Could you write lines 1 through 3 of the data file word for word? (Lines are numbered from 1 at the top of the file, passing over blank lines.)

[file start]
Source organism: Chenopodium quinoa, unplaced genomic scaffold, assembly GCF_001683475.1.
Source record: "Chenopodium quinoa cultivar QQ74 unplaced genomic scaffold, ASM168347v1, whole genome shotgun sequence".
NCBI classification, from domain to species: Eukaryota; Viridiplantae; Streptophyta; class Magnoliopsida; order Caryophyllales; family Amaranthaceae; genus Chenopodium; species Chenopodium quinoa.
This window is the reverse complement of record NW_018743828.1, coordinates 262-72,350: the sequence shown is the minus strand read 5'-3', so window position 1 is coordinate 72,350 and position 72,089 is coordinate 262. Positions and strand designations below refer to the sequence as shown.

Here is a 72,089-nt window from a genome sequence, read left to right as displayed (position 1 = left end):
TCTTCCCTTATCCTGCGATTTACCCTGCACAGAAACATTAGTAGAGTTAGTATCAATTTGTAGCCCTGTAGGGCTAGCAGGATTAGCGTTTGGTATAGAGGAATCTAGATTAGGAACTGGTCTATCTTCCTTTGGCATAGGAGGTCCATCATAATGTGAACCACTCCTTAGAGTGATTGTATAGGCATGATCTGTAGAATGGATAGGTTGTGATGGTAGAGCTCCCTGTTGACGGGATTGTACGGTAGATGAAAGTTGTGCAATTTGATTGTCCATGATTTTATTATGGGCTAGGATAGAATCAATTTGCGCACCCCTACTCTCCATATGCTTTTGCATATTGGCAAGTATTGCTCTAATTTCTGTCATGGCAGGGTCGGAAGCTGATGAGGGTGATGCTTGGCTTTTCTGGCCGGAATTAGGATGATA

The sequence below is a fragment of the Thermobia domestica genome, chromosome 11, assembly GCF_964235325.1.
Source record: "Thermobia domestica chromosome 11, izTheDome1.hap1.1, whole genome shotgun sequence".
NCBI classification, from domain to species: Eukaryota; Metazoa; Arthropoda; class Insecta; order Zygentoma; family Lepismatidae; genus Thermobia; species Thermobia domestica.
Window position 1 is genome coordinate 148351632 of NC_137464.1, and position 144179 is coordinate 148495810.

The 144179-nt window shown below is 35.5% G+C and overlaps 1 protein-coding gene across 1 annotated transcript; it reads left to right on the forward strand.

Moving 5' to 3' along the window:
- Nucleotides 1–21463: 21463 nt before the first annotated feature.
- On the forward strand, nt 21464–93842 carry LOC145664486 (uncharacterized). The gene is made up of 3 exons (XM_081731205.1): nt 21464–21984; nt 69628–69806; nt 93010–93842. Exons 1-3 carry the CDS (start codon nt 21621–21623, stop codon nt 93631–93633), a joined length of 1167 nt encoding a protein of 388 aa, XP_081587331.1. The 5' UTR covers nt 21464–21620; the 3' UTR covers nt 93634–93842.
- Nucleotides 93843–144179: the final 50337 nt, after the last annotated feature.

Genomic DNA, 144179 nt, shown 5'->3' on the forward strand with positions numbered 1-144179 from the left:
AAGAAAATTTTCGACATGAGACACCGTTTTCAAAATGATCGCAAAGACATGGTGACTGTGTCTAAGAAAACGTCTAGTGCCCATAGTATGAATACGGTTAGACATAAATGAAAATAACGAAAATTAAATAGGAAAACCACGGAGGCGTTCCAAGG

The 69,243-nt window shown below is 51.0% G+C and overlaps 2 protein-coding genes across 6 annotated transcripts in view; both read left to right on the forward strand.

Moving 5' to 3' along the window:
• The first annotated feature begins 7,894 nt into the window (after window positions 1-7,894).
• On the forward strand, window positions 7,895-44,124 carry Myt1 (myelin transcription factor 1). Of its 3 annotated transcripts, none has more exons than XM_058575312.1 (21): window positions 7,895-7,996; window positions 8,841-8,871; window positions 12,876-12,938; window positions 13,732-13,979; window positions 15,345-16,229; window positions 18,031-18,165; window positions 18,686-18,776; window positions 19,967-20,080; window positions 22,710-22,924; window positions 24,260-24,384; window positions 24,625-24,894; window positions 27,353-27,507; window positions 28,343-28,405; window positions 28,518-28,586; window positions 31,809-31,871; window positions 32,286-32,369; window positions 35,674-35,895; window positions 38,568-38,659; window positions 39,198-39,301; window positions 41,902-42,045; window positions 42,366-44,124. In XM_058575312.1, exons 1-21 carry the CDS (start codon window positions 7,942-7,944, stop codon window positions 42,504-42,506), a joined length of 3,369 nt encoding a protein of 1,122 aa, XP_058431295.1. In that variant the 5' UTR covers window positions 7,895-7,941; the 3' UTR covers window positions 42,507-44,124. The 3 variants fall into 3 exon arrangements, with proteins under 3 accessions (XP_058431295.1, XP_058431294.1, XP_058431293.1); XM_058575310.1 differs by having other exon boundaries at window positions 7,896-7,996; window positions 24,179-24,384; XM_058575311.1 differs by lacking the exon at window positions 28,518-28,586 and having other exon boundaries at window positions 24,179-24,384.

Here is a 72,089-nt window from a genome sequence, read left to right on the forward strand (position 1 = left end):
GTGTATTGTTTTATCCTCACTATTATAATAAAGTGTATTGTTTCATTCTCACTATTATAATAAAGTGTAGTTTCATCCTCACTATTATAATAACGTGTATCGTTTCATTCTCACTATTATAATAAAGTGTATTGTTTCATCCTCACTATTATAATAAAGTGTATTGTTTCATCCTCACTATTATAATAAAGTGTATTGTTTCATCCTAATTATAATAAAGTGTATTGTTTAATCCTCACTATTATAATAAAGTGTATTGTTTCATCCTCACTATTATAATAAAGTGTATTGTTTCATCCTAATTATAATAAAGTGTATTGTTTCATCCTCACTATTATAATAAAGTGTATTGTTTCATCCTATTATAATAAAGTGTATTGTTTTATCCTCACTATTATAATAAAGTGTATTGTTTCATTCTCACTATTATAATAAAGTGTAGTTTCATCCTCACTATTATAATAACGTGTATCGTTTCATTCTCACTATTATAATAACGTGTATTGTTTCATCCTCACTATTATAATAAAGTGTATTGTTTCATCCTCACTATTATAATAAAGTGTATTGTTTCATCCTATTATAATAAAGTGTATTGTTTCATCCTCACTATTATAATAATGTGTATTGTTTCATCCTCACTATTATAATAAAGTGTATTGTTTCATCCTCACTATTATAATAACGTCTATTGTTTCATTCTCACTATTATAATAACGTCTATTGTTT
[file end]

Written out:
Source organism: Chenopodium quinoa, unplaced genomic scaffold, assembly GCF_001683475.1.
Source record: "Chenopodium quinoa cultivar QQ74 unplaced genomic scaffold, ASM168347v1, whole genome shotgun sequence".
NCBI classification, from domain to species: Eukaryota; Viridiplantae; Streptophyta; class Magnoliopsida; order Caryophyllales; family Amaranthaceae; genus Chenopodium; species Chenopodium quinoa.